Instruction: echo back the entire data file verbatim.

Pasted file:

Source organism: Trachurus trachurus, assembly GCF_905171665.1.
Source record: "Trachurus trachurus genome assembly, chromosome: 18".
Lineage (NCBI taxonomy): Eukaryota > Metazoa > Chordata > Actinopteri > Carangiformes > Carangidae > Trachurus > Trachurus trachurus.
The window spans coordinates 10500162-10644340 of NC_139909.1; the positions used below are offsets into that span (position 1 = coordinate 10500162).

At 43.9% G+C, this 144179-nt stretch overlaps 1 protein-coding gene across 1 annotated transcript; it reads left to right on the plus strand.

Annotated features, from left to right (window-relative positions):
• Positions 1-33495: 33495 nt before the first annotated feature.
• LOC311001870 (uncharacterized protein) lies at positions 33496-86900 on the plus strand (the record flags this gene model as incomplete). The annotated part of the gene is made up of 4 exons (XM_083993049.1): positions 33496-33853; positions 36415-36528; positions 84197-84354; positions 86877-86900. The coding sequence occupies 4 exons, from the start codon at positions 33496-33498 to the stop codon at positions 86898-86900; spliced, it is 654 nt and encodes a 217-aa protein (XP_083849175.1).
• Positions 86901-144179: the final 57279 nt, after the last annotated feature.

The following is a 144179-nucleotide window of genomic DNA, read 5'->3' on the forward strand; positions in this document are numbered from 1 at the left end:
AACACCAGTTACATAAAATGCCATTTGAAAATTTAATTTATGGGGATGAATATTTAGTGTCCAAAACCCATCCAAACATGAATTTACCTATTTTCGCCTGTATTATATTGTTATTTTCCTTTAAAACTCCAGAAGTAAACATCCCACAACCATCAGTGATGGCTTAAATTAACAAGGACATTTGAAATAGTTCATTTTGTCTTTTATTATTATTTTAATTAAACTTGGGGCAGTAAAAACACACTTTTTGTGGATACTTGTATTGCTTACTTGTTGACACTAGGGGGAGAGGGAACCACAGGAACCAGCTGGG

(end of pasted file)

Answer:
Source organism: Trachurus trachurus, assembly GCF_905171665.1.
Source record: "Trachurus trachurus genome assembly, chromosome: 18".
Lineage (NCBI taxonomy): Eukaryota > Metazoa > Chordata > Actinopteri > Carangiformes > Carangidae > Trachurus > Trachurus trachurus.
The window spans coordinates 10500162-10644340 of NC_139909.1; the positions used below are offsets into that span (position 1 = coordinate 10500162).

At 43.9% G+C, this 144179-nt stretch overlaps 1 protein-coding gene across 1 annotated transcript; it reads left to right on the plus strand.

Annotated features, from left to right (window-relative positions):
• Positions 1-33495: 33495 nt before the first annotated feature.
• LOC311001870 (uncharacterized protein) lies at positions 33496-86900 on the plus strand (the record flags this gene model as incomplete). The annotated part of the gene is made up of 4 exons (XM_083993049.1): positions 33496-33853; positions 36415-36528; positions 84197-84354; positions 86877-86900. The coding sequence occupies 4 exons, from the start codon at positions 33496-33498 to the stop codon at positions 86898-86900; spliced, it is 654 nt and encodes a 217-aa protein (XP_083849175.1).
• Positions 86901-144179: the final 57279 nt, after the last annotated feature.

The following is a 144179-nucleotide window of genomic DNA, read 5'->3' on the forward strand; positions in this document are numbered from 1 at the left end:
AACACCAGTTACATAAAATGCCATTTGAAAATTTAATTTATGGGGATGAATATTTAGTGTCCAAAACCCATCCAAACATGAATTTACCTATTTTCGCCTGTATTATATTGTTATTTTCCTTTAAAACTCCAGAAGTAAACATCCCACAACCATCAGTGATGGCTTAAATTAACAAGGACATTTGAAATAGTTCATTTTGTCTTTTATTATTATTTTAATTAAACTTGGGGCAGTAAAAACACACTTTTTGTGGATACTTGTATTGCTTACTTGTTGACACTAGGGGGAGAGGGAACCACAGGAACCAGCTGGG